Psychological tips for newlyweds: Dealing with the in-laws

Both husband and wife need to remember that their marital relationship comes first.

Mother in law (illustrative photo) (photo credit: INGIMAGE)
Mother in law (illustrative photo)
(photo credit: INGIMAGE)
In-laws mean a lot of things to different people. They can be loved or hated, generous or stingy, supportive or critical, available or unavailable, overly intrusive or very distant, demanding or giving, and the list goes on and on. In fact, dealing with in-laws can be confusing, and the cause of many arguments around the dinner table. Learning how to deal with in-laws is crucial for long-term marital stability.
Judith and Sam had been married for three years. They had a one-year-old son. Judith initiated marital therapy, feeling that Sam was overly involved with his parents. Every Friday night, Sam’s parents expected the young couple to come to their home for dinner. This expectation was so strong that Sam shuddered when thinking about not showing up on Friday night.
This pressure became even stronger after their son was born. What made things even more difficult for Judith was that Sam’s parents lived in the same neighborhood, walking distance from their home. Sam felt very obligated to speak to his parents regularly, and Sam’s mother often told Judith how to raise her son and manage the household. It was driving Judith “crazy.” To make things worse, Judith was also very upset with Sam because she did not feel that Sam liked her parents. She frequently complained to him that she wanted to spend more time with her mother and father. Sam was not very responsive to her requests.
According to a University of Michigan study by research psychologist Terri Orbuch published in 2012, Judith and Sam were making some very serious mistakes in how they related to each other concerning their parents. Orbuch began the 26-year longitudinal study in 1986 and followed 373 couples from their first year of marriage. Her findings were that men and women treat in-law relationships very differently. According to the research, men who report having a close relationship with their in-laws are 20 percent less likely to divorce whereas women who report having a close relationship to their in-laws are 20% more likely to divorce.
At first glance, these findings seem counterintuitive.
Explaining her findings, Orbuch told The Wall Street Journal (November 27, 2012 online edition) that “because relationships are so important to women, their identity as a wife and mother is central to their being, ...they interpret what their in-laws say and do as interference into their identity as a spouse and parent.”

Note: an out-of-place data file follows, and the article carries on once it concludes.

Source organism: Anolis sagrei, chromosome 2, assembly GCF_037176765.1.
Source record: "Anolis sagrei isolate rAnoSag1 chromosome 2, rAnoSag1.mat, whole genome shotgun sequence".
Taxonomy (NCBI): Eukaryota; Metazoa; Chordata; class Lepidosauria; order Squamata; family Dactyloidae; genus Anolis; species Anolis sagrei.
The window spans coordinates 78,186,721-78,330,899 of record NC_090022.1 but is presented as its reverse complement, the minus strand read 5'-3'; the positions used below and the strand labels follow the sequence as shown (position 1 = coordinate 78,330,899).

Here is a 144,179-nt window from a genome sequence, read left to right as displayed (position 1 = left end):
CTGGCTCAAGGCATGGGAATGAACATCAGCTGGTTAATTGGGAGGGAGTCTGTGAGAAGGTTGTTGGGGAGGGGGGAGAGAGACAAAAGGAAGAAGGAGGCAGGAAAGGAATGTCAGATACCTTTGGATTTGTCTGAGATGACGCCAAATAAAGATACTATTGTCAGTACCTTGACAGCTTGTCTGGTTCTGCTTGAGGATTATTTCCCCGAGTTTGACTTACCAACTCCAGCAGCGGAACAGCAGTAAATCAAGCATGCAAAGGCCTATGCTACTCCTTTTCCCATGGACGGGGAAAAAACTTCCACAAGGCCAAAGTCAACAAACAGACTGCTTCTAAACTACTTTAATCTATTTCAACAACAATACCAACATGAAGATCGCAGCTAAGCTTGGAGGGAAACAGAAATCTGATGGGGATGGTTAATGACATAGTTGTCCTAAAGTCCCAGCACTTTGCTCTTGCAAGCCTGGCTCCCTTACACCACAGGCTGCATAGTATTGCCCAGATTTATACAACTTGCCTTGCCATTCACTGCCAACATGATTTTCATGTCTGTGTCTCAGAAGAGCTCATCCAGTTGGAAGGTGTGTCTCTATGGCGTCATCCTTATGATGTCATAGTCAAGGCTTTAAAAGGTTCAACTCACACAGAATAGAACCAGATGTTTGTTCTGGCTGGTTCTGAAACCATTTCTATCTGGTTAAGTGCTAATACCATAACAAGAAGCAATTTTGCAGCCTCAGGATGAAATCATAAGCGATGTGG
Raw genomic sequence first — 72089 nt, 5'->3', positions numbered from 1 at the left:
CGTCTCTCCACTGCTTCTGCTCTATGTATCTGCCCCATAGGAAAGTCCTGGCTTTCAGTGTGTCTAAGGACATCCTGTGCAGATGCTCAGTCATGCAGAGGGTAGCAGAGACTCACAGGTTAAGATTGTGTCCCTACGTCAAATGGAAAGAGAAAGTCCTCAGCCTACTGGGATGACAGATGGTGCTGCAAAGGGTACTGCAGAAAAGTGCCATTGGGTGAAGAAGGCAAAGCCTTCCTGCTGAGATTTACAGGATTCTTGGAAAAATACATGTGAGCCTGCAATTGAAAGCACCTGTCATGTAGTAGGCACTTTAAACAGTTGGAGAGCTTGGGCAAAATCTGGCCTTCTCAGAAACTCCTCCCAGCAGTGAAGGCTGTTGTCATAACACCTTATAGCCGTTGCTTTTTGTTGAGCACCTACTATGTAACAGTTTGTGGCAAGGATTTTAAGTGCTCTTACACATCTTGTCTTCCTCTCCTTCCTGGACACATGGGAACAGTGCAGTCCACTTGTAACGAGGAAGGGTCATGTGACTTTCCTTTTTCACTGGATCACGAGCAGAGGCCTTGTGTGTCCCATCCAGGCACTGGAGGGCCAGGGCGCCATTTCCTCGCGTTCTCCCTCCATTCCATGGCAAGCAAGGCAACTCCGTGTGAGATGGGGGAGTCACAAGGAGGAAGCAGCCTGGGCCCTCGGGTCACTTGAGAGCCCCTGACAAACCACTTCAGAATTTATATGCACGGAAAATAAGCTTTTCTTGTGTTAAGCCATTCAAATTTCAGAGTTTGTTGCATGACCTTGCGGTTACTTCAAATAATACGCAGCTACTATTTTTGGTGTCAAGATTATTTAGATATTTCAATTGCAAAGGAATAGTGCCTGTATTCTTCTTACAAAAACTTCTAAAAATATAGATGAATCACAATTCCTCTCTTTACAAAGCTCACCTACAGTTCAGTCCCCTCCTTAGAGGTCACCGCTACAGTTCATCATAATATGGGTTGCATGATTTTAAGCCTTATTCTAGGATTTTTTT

What this means is that yes, women may seek closeness with their in-laws, but are more sensitive to gestures that intimate interference in their roles as wife and parent, thereby necessitating better boundaries and distance from their in-laws. Clearly, this was a major source of tension for Judith with Sam’s parents.
Wives were also found to pay close attention to their own parents’ relationships with their husbands, so when a husband makes an effort to get along with his wife’s parents, his wife feels taken care of, too. Undoubtedly, this was missing in Sam’s relationship with Judith’s parents.
The research found that the husband needs to get along with either both or one of his wife’s parents for this to positively affect future marital stability.
Unlike women, who desire that their husbands have good relationships with their parents, Orbuch found that men don’t need their wives to be close to their parents. The man’s identity as a father and a husband is often secondary to his identity as a provider.
My work with Judith and Sam was directed at trying to help them change the balance of their boundaries with their parents in ways that helped each feel more secure with their in-laws and each other. Some central points of advice are listed below for both in-laws and married partners.
• Parents of sons should ensure that their activities aren’t seen as meddling by their daughters- in-law.
• Wives should appropriately, but firmly, establish boundaries with their in-laws to prevent meddling.
• Parents of daughters should spend more quality time with sons-in-law to build a good relationship.
Buying presents at appropriate times like birthdays is always good.
• Fathers-in-law should be very supportive and avoid competition with sons-in-law.
• Husbands, on the other hand, should reach out to their in-laws and make sure they feel included.
• Both husband and wife need to remember that their marital relationship comes first, and if there are difficulties with in-laws, sit down with your partner and tell them what it is. Together, try to think of a way to solve the problem.
• As a rule, let your spouse be a mediator for your feelings with your in-laws.
• Be assertive about your principles when in-laws do interfere and you feel they have crossed a red line. You can do this in an amicable way without compromising your real feelings.
• Limit your time with in-laws. It’s very important to have private time for yourselves as adults as well as private time with your spouse, children, and when desired, friends and community.
It is important to remember that your goal should be to try to get along with your in-laws.
Obviously, there are some in-laws that are better than others, but at the end of the day, it is important to keep this relationship amicable.
In-laws can be a good source of support for your family as long as you keep your expectations realistic and your boundaries clear. When in doubt, seek professional guidance. 
The writer is a marital, child and adult psychotherapist, with offices in Jerusalem and Ra’anana; he also provides online videoconferencing psychotherapy.;